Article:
Music lessons were an utterly miserable affair, equipment wasn’t what it is these days and we were never allowed anywhere near the piano. I still can’t remember the names of those wooden bongy things we had, individual tubular blocks that you hit with a rubber mallet thingy …

Being a large, cumbersome school in the midst of the Sussex countryside in a town that was far less interesting than it thought itself meant sheer apathy when it came to teaching music, apart from (let’s call him) ‘Mr Robinson’. A short, goatee-bearded man with a penchant for garish shirts and trousers too flared he had a temper not seen this side of Basil Fawlty losing the plot after the moose falls on his head. Moreover, he looked a lot like ‘Mike’, the unfunny one from The Young Ones, which lead to a lot of spontaneous Rik Mayall impressions and derisory snorting.

Back in the day when it was somehow legal for teachers to throw small, hard, blunt objects at the heads of small, soft vulnerable objects such as children lessons often consisted of ‘Mr Robinson‘ herding three classes of disinteredted students into a suspicious-smelling room with wooden floors and plasterboard walls that bowed and bent if you leant too far into them. ‘Robinson‘ would then strut up and down the classroom like an American courtroom lawyer, prosecuting a hopeless case of mistaken identity; imagining to himself that he’d made the wittiest of remarks, wasted on an audience of bored senseless teenagers who were wondering where ‘Miss Fanciable’, the new drama teacher with the lime-green TR7 spent her Friday nights?

Robinson’s‘ teaching method was delightfully simple – put on Grieg’s Peer Gynt Suite on the record player and then strut up and down, shouting things like ‘Crotchet‘, ‘Quaver‘, ‘Allegro‘ and ‘You boy! Chewing gum in the bin you despicable prat!

Robinson’s‘ aim with the board rubber was legendary; rumour had it he could take down a kangaroo from 300 yards and he certainly got plenty of practice aiming at the acre riddled foreheads of Sussex youth. Nowadays, this thug would be arrested – back then he was simply doing his job. I heard a rumour that he’d only recently retired, due to stress. Stress! The f*cker had no idea the worry and anxiety he’d caused to me and my classmates during those dark days.

I hated music lessons. I hated music. And it was all ‘Robinson’s’ fault.

Then one day, relief of a kind arrived with ‘Miss Fanciable‘ – covering his class. Here was our chance to appreciate music, to enjoy our lesson for a change, and whatsmore, ‘Miss Fanciable’ had promised to bring in her Beatles’ record.

Yellow Submarine …

Yellow ‘effin’ Submarine …

“Ha Ha” said the clown …

“Ha Ha” said the clown …

 

“You’re the new Morrissey, son!” Management informed me, one day, sat in their office in London’s Hatton Garden district. ‘How’s that?’ I asked. “Unemployable and destined to spend your days alone in a library!” came the retort.

If I could only get over my Nick Drake crossed with Al Stewart obsession I might actually get somewhere! I’ve decided that spending 18 months working on the production of songs – with synthetic production, loops, strings, flutes, cellos, glockenspiels, multi-layed vocals and harmonies – just to run up 23 plays on Soundcloud – isn’t worth the effort. After all, I am a lazy musician (at least, I think that’s what I’m supposed to be according to my peers and elders) and life’s too short to be worrying about ‘pure rock drum fill 02’.

I have written a song called ‘Boyfriend Material’ and recorded and posted it on soundcloud as an acoustic guitar / vocal only demo …¬† recorded live in one take, more or less off the top of my head. The idea came from my school days, when my best friend also happened to be the best looking lad in my year, and thus I never stood a chance with any of the girls I fancied. I was also out of touch and out of time with my Al Stewart / Nick Drake fetish … I wasn’t cool, with long hair (that came later in ‘Taxi’ … the hair, not the cool) … and I didn’t own any Genesis records. Nor could I play guitar as well as the kids in the groovy gang – still …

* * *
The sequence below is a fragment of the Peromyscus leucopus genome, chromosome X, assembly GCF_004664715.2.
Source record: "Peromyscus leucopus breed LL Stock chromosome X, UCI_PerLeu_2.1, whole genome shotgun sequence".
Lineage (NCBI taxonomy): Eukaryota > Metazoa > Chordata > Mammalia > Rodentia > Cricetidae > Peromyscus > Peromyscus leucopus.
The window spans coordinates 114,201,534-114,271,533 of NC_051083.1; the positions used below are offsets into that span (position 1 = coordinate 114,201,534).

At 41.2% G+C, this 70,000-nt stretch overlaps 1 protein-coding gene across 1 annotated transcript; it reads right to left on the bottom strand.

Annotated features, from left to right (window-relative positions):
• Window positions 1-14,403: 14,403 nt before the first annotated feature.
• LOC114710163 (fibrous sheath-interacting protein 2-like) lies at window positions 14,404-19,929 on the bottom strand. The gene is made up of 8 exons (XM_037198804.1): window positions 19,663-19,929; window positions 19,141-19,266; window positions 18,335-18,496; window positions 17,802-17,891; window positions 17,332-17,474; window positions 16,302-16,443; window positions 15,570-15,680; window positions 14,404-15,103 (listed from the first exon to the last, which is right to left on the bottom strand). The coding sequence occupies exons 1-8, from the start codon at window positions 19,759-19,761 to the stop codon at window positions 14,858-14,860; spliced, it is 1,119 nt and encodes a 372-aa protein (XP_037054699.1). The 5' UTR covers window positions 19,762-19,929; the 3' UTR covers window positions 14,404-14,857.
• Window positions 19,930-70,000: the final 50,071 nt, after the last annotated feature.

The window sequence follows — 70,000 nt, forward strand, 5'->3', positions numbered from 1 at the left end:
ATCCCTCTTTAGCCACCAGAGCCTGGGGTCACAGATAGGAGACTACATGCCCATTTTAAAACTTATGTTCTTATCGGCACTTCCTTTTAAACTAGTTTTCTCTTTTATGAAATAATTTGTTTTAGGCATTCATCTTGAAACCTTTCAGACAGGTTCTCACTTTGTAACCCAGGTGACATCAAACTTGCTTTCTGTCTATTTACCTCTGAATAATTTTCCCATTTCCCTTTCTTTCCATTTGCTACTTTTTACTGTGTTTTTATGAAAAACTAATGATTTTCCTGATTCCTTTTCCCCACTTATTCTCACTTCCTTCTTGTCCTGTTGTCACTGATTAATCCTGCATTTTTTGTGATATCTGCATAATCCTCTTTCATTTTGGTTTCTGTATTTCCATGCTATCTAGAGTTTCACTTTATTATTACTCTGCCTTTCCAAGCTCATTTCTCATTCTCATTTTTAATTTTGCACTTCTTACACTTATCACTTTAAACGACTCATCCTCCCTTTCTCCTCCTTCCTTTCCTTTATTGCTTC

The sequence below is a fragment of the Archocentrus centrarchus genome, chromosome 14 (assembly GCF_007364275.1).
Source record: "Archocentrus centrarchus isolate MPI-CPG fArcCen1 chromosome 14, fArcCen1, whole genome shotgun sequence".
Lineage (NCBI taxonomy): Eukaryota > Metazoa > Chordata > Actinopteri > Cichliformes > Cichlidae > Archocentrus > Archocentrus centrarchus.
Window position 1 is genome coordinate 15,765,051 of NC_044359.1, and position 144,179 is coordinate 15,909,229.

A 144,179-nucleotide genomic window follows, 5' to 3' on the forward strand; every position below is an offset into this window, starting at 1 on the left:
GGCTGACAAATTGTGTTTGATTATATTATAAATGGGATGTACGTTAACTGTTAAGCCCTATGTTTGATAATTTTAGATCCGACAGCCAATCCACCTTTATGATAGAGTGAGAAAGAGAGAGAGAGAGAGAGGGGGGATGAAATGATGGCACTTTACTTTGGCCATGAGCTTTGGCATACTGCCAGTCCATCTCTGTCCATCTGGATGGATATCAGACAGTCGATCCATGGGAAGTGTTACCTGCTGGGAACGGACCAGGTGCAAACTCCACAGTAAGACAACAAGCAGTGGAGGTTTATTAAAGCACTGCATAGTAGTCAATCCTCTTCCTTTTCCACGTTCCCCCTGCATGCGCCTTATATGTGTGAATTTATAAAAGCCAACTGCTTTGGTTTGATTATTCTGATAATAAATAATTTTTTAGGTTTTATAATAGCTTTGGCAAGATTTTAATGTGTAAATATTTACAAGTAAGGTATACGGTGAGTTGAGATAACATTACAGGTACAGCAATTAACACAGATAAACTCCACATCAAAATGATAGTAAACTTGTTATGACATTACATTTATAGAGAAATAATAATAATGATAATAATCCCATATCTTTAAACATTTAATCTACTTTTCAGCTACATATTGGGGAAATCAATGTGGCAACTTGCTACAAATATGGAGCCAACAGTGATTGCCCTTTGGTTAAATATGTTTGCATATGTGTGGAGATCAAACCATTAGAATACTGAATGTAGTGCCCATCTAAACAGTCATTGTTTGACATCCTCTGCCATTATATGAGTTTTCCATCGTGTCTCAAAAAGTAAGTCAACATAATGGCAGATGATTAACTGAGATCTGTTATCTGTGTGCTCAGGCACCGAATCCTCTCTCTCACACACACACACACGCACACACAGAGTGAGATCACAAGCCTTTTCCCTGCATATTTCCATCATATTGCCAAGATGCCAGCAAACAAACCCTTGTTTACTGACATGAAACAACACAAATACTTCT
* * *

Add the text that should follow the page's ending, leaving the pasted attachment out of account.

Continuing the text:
Fiddling, diddling …

Fiddling, diddling …

I am such a fiddler … I can’t leave songs along (which has been made worse by Logic and Cubase etc:). At least when we recorded on tape that was virtually that.

So I am looking at some ‘Les Bicyclettes de Belsize’ songs again and scratching my head as to why I can’t get a good mix of a particular track, no matter how hard I try.

Then it hits me, right between my ears … the bass I programmed so acutely was done using completely the wrong notes! How did this happen? How did this pass me by. And what’s worse, this song ended up on a CD! I was mortified … but in the end, thanks to the part being corrected I was able to make all the other instruments fit. Who’s have thought playing the correct notes would make such a difference, eh?

I do sometimes wonder quite what it was I was thinking when I played a certain part. I guess that’s one of the downsides to doing-it-all-yourself; there’s no-one there to tell you something’s rubbish until it’s committed to tape (or binary code in the modern parlance).

To breathe or not to breathe … that is the question.

Agreed, leaving in those breaths before a line in a vocal do leave the track sounding natural and ‘real’ – especially in our synthesised, computerised musical environment. However, when yours sound like the vacuum cleaner has something inexplicable stuck in its nozzle then maybe it’s best to spend those extra few moments editing them out.

Living on video.

I spent the day wandering the length and bredth of London’s ‘Southbank’ yesterday – from the eastern side near The Design Museum, past the old wharfs (where they filmed one of my favourite films starring Bonar Colleano – ‘Pool of London’) http://www.imdb.com/title/tt0042851/?ref_=nm_flmg_act_23

I strolled past City Hall (no sign of Boris), took a picture of ‘Ken’s Bollock’, admired the HMS Belfast, battleship grey against a vibrant blue spring skyline and skipped past London Bridge, swerving selfie-stick wielding tourists and tone-deaf buskers running through their repertoires of R.E.M., Oasis and George Harrison covers.

I had with me my trusty video camera and a puppet prop, named ‘Johnny Handsome’ – who will star in my next project. Doing it myself was exhausting but the satisfaction gained at the end of a long, productive day is worth the toil. I only hope the results justify the perspiration.